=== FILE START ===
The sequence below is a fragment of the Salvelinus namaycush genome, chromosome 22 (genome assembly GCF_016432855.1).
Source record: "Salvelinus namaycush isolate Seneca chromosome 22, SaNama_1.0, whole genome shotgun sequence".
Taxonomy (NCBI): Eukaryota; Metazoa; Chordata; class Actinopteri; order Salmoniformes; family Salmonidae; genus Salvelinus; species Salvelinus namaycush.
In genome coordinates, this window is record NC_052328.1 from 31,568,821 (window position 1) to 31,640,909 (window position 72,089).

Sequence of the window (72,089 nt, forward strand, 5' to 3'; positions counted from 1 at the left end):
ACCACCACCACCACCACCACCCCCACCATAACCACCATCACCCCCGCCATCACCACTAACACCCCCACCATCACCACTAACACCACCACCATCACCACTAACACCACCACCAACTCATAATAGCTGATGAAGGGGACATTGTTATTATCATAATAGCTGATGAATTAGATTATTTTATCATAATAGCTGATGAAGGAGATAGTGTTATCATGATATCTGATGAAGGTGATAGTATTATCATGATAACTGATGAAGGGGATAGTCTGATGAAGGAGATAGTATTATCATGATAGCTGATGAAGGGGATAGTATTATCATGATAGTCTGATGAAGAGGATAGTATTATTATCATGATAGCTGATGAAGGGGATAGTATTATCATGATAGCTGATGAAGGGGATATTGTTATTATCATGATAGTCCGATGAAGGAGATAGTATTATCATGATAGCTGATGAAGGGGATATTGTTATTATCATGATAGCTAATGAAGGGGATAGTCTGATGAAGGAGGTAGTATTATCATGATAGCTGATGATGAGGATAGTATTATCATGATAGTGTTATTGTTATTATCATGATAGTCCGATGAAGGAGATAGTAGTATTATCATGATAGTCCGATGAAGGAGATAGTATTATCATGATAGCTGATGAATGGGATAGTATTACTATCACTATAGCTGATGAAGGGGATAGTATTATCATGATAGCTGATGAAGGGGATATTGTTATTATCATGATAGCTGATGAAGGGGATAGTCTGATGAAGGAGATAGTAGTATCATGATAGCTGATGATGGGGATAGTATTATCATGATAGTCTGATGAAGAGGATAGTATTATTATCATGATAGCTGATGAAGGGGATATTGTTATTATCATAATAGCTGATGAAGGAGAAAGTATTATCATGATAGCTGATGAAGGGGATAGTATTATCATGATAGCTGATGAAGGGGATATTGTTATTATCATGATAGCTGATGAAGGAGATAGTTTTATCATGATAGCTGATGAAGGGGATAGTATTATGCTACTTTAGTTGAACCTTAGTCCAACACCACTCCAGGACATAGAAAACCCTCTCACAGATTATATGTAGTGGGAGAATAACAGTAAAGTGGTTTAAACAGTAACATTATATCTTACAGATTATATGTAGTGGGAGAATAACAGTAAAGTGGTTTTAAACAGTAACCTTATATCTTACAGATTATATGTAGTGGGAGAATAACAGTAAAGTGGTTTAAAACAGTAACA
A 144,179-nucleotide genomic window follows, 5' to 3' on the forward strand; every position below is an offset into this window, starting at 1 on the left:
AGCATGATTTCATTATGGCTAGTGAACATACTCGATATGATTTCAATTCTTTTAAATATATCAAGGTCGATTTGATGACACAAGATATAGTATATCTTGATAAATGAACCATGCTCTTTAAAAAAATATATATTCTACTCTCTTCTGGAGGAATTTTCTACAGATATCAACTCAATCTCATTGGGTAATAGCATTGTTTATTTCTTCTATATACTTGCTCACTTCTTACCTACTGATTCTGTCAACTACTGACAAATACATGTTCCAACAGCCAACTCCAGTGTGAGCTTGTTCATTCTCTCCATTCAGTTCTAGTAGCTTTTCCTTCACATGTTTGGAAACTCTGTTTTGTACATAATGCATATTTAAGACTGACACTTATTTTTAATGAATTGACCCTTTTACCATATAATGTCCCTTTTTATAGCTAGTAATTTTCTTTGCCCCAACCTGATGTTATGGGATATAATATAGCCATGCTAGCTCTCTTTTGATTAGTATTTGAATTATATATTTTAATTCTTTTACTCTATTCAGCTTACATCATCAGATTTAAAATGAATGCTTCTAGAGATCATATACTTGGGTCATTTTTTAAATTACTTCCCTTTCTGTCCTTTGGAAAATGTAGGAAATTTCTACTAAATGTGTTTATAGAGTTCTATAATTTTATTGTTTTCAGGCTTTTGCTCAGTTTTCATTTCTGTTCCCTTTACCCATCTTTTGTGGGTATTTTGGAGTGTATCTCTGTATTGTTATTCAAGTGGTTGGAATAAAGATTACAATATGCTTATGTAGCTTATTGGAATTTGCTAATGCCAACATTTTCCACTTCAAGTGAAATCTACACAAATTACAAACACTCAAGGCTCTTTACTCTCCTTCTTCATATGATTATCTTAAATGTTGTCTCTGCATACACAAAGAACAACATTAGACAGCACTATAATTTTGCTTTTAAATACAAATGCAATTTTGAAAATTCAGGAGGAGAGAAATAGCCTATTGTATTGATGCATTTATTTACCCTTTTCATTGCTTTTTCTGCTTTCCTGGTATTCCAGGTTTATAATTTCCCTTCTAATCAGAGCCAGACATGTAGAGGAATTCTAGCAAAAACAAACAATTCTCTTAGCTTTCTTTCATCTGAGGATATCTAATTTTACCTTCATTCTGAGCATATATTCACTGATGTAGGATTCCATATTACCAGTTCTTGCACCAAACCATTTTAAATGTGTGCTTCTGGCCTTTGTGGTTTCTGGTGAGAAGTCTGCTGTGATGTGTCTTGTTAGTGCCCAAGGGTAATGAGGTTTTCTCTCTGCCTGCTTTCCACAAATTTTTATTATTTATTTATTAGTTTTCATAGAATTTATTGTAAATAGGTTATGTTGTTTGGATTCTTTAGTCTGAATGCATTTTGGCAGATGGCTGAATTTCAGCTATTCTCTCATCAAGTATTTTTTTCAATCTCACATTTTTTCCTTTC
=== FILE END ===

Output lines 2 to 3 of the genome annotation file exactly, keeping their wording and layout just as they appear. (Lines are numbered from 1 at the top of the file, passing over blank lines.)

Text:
Source record: "Salvelinus namaycush isolate Seneca chromosome 22, SaNama_1.0, whole genome shotgun sequence".
Taxonomy (NCBI): Eukaryota; Metazoa; Chordata; class Actinopteri; order Salmoniformes; family Salmonidae; genus Salvelinus; species Salvelinus namaycush.